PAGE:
Art. 55. A petition for legal separation may be filed on any of the following grounds:

(1) Repeated physical violence or grossly abusive conduct directed against the petitioner, a common child, or a child of the petitioner;

(2) Physical violence or moral pressure to compel the petitioner to change religious or political affiliation;

(3) Attempt of respondent to corrupt or induce the petitioner, a common child, or a child of the petitioner, to engage in prostitution, or connivance in such corruption or inducement;

(4) Final judgment sentencing the respondent to imprisonment of more than six years, even if pardoned;

(5) Drug addiction or habitual alcoholism of the respondent;

(6) Lesbianism or homosexuality of the respondent;

(7) Contracting by the respondent of a subsequent bigamous marriage, whether in the Philippines or abroad;

(8) Sexual infidelity or perversion;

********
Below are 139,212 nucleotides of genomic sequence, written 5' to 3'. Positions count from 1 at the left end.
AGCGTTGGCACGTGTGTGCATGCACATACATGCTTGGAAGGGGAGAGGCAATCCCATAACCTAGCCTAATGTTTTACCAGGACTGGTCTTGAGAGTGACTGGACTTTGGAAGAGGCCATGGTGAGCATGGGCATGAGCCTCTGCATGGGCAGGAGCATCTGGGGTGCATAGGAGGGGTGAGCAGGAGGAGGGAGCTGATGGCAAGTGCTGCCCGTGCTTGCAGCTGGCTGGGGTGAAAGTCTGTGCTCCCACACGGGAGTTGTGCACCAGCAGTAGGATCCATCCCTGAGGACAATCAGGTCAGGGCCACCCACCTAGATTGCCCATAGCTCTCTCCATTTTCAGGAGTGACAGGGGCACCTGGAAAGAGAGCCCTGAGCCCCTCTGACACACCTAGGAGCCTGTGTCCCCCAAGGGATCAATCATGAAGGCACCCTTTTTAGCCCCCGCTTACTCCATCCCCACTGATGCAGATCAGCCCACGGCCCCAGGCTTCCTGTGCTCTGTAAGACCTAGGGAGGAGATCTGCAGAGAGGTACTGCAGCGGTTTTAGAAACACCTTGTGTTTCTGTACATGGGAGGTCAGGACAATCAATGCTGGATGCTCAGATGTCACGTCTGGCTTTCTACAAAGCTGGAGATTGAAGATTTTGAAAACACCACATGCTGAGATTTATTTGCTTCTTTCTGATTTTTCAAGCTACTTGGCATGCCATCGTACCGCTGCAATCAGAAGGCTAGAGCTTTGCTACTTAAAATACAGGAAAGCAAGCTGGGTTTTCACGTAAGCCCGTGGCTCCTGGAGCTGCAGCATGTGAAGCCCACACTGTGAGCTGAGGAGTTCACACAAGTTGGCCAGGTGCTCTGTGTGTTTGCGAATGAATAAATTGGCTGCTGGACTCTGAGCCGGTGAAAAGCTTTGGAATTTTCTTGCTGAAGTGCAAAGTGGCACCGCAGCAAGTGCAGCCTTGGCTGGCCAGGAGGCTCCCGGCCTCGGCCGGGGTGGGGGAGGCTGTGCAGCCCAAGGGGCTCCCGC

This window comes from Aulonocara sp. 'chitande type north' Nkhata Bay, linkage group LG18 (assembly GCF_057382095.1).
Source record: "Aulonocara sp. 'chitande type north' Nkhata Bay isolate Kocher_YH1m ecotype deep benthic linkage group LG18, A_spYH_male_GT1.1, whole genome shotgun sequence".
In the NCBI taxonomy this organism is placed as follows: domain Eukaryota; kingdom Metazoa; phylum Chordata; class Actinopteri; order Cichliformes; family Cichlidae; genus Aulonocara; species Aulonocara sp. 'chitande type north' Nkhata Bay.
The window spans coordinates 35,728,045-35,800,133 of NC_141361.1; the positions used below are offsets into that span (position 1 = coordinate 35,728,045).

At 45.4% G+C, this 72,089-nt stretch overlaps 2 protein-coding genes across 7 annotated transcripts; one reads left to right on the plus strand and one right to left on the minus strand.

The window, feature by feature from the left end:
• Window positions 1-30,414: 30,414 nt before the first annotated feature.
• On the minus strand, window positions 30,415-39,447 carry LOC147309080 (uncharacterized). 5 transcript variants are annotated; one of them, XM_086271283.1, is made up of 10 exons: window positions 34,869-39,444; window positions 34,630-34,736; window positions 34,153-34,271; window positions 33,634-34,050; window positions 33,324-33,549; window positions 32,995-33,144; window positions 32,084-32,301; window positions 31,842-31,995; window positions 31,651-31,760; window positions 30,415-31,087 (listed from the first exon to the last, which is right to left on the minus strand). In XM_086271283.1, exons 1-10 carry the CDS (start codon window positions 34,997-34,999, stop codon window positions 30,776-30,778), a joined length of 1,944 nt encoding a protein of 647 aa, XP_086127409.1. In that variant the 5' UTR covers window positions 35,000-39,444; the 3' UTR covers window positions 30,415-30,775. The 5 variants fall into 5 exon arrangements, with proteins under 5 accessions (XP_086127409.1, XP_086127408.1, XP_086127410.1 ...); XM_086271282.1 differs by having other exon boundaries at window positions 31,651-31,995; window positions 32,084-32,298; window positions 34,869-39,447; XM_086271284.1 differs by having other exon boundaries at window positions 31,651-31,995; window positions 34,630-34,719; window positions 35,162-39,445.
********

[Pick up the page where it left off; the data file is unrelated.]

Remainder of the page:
(9) Attempt by the respondent against the life of the petitioner; or

(10) Abandonment of petitioner by respondent without justifiable cause for more than one year.

For purposes of this Article, the term “child” shall include a child by nature or by adoption. (9a)

On the other hand, Article 45 of the Family Code of the Philippines states:

Art. 45. A marriage may be annulled for any of the following causes, existing at the time of the marriage:

(1) That the party in whose behalf it is sought to have the marriage annulled was eighteen years of age or over but below twenty-one, and the marriage was solemnized without the consent of the parents, guardian or person having substitute parental authority over the party, in that order, unless after attaining the age of twenty-one, such party freely cohabited with the other and both lived together as husband and wife;

(2) That either party was of unsound mind, unless such party after coming to reason, freely cohabited with the other as husband and wife;

(3) That the consent of either party was obtained by fraud, unless such party afterwards, with full knowledge of the facts constituting the fraud, freely cohabited with the other as husband and wife;